Bisphosphonates, often prescribed to treat osteoporosis, can no longer be associated with lower rates of breast cancer, according to a new report in JAMA Internal Medicine.
However, a study in Cancer Research presents preliminary data indicating that nonsteroidal anti-inflammatory drugs (NSAIDs) may protect against recurrence of the disease in overweight and obese women.
JAMA Internal Medicine authors Trisha Hue, PhD, and colleagues described their analysis of data from two double-blind, placebo-controlled clinical trials in which women who received bisphosphonates had a slightly higher but statistically nonsignificant incidence of breast cancer.
One study of 6,459 U.S. women aged 55 years to 81 years revealed that the use of alendronate or placebo did not affect the proportion of women who developed breast cancer (1.8% and 1.5%, respectively).
In the other study, 7,765 women aged 65 years to 89 years from the United States, Canada, Asia, Europe, and South America were randomized to annual intravenous zoledronic acid or a placebo, and showed no difference in the development of breast cancer (0.87% and 0.77%, respectively).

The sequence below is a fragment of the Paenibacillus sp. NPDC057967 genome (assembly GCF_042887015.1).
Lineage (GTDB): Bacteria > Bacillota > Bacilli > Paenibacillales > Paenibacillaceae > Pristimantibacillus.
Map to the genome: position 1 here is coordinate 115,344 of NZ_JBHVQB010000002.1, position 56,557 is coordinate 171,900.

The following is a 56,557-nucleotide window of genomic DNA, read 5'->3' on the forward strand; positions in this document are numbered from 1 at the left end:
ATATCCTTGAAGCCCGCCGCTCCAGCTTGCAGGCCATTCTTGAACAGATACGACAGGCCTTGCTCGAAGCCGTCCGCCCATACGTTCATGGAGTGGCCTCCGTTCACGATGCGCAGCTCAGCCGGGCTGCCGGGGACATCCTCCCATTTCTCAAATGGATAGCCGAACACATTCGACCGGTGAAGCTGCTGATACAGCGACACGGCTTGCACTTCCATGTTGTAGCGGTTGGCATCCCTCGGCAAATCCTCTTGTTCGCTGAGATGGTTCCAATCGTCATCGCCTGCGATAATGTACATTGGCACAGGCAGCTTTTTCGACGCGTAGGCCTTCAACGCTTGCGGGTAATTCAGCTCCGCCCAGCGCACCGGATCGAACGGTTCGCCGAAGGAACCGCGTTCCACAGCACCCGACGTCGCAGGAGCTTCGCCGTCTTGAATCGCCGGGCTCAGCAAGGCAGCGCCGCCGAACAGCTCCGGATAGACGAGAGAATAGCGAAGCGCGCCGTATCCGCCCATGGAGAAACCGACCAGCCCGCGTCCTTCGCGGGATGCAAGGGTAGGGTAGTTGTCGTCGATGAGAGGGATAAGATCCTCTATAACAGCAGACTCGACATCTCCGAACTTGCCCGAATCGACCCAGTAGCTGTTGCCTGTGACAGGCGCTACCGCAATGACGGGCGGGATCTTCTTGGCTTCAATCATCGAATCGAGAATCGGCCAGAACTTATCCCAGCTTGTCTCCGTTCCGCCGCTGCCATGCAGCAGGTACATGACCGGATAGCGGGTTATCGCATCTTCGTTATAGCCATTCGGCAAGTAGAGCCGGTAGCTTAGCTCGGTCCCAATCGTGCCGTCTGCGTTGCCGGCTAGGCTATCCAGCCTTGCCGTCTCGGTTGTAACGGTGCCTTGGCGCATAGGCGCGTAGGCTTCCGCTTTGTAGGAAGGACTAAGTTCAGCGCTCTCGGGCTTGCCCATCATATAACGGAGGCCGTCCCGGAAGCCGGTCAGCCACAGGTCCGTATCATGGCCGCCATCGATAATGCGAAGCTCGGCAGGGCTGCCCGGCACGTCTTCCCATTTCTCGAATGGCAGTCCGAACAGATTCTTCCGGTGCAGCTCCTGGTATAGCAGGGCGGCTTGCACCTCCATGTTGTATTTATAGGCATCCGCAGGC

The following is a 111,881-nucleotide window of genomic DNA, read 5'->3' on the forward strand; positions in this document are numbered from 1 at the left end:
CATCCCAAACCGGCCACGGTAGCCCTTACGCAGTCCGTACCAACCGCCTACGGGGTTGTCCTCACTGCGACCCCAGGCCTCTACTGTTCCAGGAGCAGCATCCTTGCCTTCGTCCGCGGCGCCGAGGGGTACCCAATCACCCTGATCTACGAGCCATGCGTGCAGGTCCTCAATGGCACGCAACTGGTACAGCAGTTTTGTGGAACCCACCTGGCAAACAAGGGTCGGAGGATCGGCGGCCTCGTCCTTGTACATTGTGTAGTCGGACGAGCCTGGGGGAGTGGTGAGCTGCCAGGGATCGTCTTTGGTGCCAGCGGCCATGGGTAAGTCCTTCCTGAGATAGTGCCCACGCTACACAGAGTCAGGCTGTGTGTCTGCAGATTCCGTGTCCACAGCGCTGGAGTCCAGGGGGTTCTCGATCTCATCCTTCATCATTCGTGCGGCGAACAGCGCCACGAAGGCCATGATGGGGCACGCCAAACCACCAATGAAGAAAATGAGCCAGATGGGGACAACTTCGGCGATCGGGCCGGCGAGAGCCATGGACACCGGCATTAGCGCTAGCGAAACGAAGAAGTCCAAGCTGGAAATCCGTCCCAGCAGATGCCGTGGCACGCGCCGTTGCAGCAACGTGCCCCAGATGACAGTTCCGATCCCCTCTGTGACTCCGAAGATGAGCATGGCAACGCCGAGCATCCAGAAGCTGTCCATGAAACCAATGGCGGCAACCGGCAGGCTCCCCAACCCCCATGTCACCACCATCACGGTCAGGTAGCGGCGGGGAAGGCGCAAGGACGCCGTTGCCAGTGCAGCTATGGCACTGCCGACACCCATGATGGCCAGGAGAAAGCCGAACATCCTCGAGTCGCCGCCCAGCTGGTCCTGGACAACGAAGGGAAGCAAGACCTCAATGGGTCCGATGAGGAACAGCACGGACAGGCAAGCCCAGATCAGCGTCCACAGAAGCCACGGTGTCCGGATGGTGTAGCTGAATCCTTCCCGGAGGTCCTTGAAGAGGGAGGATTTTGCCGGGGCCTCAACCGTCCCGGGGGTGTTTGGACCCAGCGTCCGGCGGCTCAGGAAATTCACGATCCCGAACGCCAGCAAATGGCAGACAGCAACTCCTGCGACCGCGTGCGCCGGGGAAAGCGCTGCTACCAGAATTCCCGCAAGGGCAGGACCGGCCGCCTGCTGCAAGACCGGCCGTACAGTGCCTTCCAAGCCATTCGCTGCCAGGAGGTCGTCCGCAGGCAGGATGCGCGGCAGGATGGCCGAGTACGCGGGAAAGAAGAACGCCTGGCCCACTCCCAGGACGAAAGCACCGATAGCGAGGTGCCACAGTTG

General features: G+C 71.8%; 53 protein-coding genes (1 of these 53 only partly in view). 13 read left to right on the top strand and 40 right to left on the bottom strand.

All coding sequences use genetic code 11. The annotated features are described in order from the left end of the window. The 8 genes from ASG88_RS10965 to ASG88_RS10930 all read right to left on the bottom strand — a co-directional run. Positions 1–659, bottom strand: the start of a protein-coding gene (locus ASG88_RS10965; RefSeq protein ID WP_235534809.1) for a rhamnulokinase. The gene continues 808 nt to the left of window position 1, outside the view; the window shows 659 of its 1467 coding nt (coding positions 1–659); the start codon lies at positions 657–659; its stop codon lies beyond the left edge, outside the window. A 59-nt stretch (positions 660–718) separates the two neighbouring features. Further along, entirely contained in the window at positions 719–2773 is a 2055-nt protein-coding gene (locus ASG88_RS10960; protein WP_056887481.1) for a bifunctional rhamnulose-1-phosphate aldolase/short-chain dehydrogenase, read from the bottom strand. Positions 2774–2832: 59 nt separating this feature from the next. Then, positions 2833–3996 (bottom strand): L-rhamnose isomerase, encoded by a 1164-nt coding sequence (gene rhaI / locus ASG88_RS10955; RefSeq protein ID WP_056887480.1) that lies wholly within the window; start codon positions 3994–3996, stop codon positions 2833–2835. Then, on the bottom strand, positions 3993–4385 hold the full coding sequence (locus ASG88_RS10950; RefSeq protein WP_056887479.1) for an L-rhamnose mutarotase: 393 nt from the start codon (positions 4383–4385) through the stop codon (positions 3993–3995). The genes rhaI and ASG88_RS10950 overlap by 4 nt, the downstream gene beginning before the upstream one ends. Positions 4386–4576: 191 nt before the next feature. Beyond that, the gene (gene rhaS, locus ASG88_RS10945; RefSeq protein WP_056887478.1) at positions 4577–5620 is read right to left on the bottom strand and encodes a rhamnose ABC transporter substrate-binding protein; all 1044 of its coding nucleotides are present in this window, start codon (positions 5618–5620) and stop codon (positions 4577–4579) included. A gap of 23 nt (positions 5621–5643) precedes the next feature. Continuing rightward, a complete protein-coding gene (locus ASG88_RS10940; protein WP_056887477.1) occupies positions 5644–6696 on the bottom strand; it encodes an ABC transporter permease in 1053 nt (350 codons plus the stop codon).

In Cancer Research, Linda A. deGraffenried, PhD, and fellow investigators reported on their retrospective analysis of 440 breast cancer survivors.
Daily use of NSAIDs in women who had breast cancer positive for estrogen receptor α (ERα) and who had an average body mass index higher than 30 was associated with a 52% lower recurrence rate and a 28-month delay in time to recurrence than seen among women who did not use NSAIDs.
Approximately 81% of participants took aspirin, and the rest took another NSAID. Approximately 75% of breast cancers are ERα-positive, noted the researchers.